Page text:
Our Judeo-Christian heritage, following the great escape from the Church of England, in order to create a more perfect union separating the church and state, had nothing to do with creating a separation from our Creator, nothing of the sort. Whether authentically Christian, Jewish, or Deists, our founders connected to God as a Life Force, and a Life Force NOT intended to ever be separated. For this creative principle is always beginning and never ending. They believed in the manifestation of Divine Ideas through and through, and likewise, equally shared within each person, making it very easy to devise a system of government surrounded around freedom, liberty with as little government intervention as humanly possible (oops).
From the Science of Mind visionary, Ernest Holmes, "The profound thought of all ages has stood in awe of Life itself, realizing that here is a power and potentiality, the highest possibilities of which the human intellect cannot fathom. Universal principles are never respecters of persons; the Universe has no favorites." Another way to look at it, respective of the law that Thoughts are Things, is -- what you think about expands...so be very, very careful of where your thought goes in the first place (but that we shall save for another day).
This is the stuff that we are made. It is incredibly powerful -- while also wondrously fair. Our founders gave us the greatest gift ever by recognizing certain unalienable truths and principles for all people -- for all free people, that is. To be certain, societies falling under the unlimited, overzealous government umbrella, those perhaps deemed "closed and bureaucratic," fail to teach, and reach, potentialities and divine destiny every time.
While in one final argument, made by another stellar professorial type, Dr. Tibor Machan of The Daily Bell, reminds us how lucky are we that even our own morality, and choices thereof, must remain free to be or not to be (and perfect timing if I do say so myself... in my In Box.... just this morning....strange):
"It is impossible to do the morally right thing at the point of a gun. Coerced morality is a contradiction in terms. Only when one does what is right or wrong voluntarily, of one's own free will or initiative, does it amount to something morally significant...But if one has a moral obligation to help one's unfortunate fellows, promote the arts, conserve resources, or guard against the destruction of ancient ruins – all of that and anything similar has to be undertaken voluntarily, not at gunpoint. That's the nature of moral or ethical obligations and responsibilities."exactly; which is why the left (and right) cannot simply make it so by force through regulation by government commandments; which is why the education of our children must include simple discussions examining just that -- with no child left behind.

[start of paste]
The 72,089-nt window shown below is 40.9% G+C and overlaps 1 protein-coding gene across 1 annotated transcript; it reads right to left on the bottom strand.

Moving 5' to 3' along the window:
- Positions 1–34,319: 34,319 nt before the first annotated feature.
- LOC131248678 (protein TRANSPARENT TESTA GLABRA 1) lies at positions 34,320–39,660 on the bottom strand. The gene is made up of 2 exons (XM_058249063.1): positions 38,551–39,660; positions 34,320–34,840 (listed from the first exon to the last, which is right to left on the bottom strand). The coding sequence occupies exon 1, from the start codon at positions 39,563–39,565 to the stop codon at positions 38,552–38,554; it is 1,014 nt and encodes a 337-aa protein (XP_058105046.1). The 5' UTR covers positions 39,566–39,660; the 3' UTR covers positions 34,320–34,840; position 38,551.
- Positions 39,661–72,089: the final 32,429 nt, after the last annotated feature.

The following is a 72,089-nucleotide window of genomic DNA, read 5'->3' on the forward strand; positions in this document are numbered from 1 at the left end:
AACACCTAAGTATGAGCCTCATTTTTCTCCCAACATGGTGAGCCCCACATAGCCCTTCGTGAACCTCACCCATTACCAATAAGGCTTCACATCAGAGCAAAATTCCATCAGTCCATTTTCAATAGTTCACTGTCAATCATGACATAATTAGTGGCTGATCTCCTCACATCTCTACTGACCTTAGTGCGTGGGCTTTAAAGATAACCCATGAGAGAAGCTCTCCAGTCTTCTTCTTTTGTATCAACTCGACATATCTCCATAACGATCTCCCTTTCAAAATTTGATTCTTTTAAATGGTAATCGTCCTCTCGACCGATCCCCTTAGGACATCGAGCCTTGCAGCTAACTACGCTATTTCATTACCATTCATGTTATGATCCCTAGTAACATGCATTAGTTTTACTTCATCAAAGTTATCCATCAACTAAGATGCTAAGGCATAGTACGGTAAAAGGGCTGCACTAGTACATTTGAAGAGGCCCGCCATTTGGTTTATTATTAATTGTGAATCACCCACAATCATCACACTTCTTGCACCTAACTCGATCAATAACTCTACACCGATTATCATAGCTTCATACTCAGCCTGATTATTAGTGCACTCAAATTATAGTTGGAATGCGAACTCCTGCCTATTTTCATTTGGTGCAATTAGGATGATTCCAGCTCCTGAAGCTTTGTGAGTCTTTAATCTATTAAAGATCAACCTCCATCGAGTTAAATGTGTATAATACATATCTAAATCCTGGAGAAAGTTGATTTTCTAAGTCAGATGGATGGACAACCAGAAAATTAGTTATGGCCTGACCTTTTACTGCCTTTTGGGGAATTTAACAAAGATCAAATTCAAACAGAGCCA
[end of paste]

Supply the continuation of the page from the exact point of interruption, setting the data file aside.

Our children require the tools to make up their own mind and construct the moral foundation from which they choose to live... creatively, abundantly, freely, in the pursuit of their own happiness...I mean, for goodness sakes, can't we at least talk about It?
Our children require time open for discussion -- giving ample time for real, deep, meaningful thought and debate to occur...so that maybe, one day, they too, "add to the bounty" of this great earth and not simply take things away.
Our schools could be designed as miniature THINK TANKS for good, all over the country. Not out of coercion, but from a place of learning, giving, for broadening horizons and even, "winning the future." But a shutdown of the debate itself not only hinders our growth and expansion, but it suffocates even the tiniest possibilities to bud. Our last hundred years took Spirit out of our schools and routines, may in the next, we bring It back.
At one time, we were all taught to tap into the Divine as if it were child's play, as if every day was like spring time. How on earth did we get here? Think progress?
I think NOT.
Make it a Good Day, G